Former Michigan State basketball star Cassius Winston should be picked in round one of the 2020 NBA Draft and he thinks so, too.
In what can only be described as par for the course these days, Cassius Winston met with local reporters on Monday via Zoom call.
The former Michigan State legend had one of the most productive careers in school history and fell just short of even more accolades thanks to COVID-19 cancelling the Big Ten and NCAA tournaments. It was a disappointing and shocking end to a career and Winston fell just short of the 2,000-point mark — he was just 31 points away.
While he did finish his career as a champion, beating Ohio State in the season finale to lock up a three-way tie atop the Big Ten standings, he admitted that it still hurt to have the season cut short.
Another admission he had to local reporters was that he believed he had done enough during his college career to warrant a first-round pick.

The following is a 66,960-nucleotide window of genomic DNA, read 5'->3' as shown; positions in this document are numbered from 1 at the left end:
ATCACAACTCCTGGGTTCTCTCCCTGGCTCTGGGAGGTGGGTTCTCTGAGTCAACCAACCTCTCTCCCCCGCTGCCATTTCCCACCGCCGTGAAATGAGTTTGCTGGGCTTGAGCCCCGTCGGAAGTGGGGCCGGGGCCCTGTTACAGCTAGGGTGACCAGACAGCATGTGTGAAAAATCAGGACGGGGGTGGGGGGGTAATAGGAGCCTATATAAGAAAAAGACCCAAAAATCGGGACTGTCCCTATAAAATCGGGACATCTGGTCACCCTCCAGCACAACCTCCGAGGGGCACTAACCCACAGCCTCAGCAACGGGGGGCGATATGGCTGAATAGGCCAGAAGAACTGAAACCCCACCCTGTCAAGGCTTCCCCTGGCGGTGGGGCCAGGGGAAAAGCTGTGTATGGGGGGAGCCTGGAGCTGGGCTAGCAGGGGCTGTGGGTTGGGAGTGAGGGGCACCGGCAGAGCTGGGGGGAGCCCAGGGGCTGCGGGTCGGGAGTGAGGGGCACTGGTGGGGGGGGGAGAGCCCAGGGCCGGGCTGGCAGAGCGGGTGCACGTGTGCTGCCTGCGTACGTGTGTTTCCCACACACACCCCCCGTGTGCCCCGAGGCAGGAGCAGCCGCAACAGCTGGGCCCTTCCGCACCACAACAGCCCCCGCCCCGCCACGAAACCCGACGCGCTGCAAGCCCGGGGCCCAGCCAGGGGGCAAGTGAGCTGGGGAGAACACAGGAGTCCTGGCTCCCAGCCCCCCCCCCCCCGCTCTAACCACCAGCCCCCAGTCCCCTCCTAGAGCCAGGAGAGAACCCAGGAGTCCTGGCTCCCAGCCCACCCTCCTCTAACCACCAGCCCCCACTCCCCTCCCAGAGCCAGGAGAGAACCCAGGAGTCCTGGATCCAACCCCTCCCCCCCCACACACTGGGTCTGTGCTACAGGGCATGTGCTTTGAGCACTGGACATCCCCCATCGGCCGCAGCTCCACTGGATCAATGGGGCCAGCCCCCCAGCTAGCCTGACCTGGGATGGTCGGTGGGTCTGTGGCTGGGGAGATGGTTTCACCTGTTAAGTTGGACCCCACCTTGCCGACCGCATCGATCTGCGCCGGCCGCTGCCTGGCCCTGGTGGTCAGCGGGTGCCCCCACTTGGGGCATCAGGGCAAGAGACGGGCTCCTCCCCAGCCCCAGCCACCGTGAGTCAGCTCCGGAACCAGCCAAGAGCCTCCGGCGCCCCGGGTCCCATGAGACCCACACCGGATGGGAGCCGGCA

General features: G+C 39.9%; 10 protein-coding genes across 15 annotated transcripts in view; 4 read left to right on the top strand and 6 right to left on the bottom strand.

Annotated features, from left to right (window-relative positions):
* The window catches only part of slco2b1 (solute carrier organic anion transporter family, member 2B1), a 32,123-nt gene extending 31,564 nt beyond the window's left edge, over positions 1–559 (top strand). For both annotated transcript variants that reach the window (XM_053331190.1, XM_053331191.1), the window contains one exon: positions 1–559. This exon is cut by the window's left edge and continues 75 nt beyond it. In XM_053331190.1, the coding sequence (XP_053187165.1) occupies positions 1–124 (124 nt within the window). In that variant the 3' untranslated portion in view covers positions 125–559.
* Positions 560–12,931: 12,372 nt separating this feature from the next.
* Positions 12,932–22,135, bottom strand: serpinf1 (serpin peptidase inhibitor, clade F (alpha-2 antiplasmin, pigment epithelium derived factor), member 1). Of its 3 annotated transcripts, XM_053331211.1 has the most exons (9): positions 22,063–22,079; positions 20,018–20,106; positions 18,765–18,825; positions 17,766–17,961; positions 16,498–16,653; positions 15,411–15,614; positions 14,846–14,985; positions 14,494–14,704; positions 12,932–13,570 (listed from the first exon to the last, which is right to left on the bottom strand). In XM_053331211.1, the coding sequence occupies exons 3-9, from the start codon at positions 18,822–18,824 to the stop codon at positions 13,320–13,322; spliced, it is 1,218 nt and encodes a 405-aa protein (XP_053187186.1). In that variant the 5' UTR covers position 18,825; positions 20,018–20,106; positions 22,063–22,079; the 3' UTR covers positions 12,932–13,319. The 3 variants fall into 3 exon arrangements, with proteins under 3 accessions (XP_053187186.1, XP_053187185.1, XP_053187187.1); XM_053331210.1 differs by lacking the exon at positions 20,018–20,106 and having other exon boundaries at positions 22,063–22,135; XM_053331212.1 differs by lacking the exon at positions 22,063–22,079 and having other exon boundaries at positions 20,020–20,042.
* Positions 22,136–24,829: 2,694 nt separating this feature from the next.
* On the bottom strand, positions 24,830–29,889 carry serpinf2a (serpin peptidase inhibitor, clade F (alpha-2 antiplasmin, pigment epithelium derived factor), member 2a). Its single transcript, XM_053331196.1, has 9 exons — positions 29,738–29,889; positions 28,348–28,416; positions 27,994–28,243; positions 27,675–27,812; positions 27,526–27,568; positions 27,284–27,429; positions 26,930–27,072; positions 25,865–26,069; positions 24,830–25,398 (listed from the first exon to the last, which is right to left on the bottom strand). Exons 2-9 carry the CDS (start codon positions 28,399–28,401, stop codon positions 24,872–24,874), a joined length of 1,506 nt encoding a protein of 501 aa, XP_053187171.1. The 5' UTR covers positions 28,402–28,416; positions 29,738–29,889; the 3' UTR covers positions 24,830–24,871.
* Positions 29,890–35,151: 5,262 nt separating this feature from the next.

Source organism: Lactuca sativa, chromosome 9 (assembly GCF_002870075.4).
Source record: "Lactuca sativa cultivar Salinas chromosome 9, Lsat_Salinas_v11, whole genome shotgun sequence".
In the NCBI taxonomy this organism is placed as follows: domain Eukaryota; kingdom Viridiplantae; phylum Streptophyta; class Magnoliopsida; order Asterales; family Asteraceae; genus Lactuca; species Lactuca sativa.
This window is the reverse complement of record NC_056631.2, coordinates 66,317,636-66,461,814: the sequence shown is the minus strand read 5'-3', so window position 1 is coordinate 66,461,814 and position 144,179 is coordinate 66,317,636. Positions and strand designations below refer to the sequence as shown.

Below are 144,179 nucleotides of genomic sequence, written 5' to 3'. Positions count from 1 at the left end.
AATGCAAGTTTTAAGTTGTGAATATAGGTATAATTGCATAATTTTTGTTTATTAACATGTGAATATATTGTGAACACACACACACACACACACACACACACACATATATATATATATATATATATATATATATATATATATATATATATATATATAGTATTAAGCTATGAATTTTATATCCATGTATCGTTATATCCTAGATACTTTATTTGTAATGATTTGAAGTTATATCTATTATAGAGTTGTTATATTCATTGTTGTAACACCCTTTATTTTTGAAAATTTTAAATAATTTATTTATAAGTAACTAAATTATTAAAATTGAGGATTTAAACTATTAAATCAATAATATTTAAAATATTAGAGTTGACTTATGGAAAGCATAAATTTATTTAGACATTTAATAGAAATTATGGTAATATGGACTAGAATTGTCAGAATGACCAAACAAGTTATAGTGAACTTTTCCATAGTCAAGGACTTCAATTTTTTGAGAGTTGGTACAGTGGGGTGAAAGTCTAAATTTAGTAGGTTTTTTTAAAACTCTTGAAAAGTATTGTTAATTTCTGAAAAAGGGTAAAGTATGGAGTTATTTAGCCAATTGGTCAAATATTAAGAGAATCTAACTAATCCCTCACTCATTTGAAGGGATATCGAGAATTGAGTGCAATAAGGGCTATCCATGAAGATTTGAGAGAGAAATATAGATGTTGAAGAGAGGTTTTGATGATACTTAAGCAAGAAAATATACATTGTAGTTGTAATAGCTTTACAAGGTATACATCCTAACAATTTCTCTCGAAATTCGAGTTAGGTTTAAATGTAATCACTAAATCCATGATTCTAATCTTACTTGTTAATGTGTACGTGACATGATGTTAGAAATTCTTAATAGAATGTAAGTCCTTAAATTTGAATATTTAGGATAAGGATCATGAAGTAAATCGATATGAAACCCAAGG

And he’s right.
Winston may not have an incredible ceiling due to his lack of size and elite athleticism, but players in the NBA have carved out nice careers despite not having 40-inch verticals or blazing speed and standing between 6-0 and 6-2. It happens. It’s rare, but not impossible in today’s NBA. Those guys are usually crafty with a high basketball IQ and can shoot extremely well.
That’s exactly what Cassius brings to the table. Crafty was his middle name at Michigan State as he constantly made defenders look silly with his ability to put the ball on a string and was one of the smartest players in the country. Oh yeah, and he shot lights out.
This kid is a first-round talent, there’s no question about it.
If an NBA team is looking for one of the safest picks at the end of round one who could mold into a 10-plus year player in the league at point guard, Winston is your guy.
As always, teams will veer away from taking a point guard on the low end of the athleticism chain but he more than makes up for it with his ability to make teammates better, lead and make good decisions.
Would you rather have a 6-foot-2 point guard who could jump out of the gym but who had a poor jump shot and low basketball IQ or a 6-foot-1 point guard who isn’t overly athletic who shoots lights out, is crafty with the ball in his hands and makes everyone around him better both on and off the court? The answer is simple.
If you’re a team like Oklahoma City, New York or Toronto drafting at the end of round one, it’d be wise to take a chance on a kid who’s going to be in the league for a while.